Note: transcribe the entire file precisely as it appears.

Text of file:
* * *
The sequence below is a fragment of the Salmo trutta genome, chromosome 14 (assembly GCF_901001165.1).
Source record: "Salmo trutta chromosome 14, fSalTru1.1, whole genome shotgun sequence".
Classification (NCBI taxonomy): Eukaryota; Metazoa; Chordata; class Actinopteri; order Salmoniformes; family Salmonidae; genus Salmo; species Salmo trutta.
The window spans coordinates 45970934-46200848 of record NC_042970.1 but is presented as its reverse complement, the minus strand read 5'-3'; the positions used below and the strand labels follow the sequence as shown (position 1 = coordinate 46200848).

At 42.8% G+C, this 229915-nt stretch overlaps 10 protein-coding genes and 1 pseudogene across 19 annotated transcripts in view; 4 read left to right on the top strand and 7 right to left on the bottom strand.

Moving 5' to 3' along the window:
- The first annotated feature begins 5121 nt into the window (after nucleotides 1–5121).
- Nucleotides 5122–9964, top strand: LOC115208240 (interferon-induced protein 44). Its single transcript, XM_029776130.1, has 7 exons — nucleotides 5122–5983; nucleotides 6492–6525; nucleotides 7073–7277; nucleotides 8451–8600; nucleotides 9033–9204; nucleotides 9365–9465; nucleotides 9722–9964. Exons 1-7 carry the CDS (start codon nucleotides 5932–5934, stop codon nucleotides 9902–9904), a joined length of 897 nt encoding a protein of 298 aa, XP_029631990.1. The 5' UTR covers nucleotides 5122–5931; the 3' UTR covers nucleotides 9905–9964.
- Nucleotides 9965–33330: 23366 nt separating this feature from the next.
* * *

The sequence below is a fragment of the Salmo trutta genome, chromosome 14 (assembly GCF_901001165.1).
Source record: "Salmo trutta chromosome 14, fSalTru1.1, whole genome shotgun sequence".
Classification (NCBI taxonomy): Eukaryota; Metazoa; Chordata; class Actinopteri; order Salmoniformes; family Salmonidae; genus Salmo; species Salmo trutta.
The window spans coordinates 45970934-46200848 of record NC_042970.1 but is presented as its reverse complement, the minus strand read 5'-3'; the positions used below and the strand labels follow the sequence as shown (position 1 = coordinate 46200848).

At 42.8% G+C, this 229915-nt stretch overlaps 10 protein-coding genes and 1 pseudogene across 19 annotated transcripts in view; 4 read left to right on the top strand and 7 right to left on the bottom strand.

Moving 5' to 3' along the window:
- The first annotated feature begins 5121 nt into the window (after nucleotides 1–5121).
- Nucleotides 5122–9964, top strand: LOC115208240 (interferon-induced protein 44). Its single transcript, XM_029776130.1, has 7 exons — nucleotides 5122–5983; nucleotides 6492–6525; nucleotides 7073–7277; nucleotides 8451–8600; nucleotides 9033–9204; nucleotides 9365–9465; nucleotides 9722–9964. Exons 1-7 carry the CDS (start codon nucleotides 5932–5934, stop codon nucleotides 9902–9904), a joined length of 897 nt encoding a protein of 298 aa, XP_029631990.1. The 5' UTR covers nucleotides 5122–5931; the 3' UTR covers nucleotides 9905–9964.
- Nucleotides 9965–33330: 23366 nt separating this feature from the next.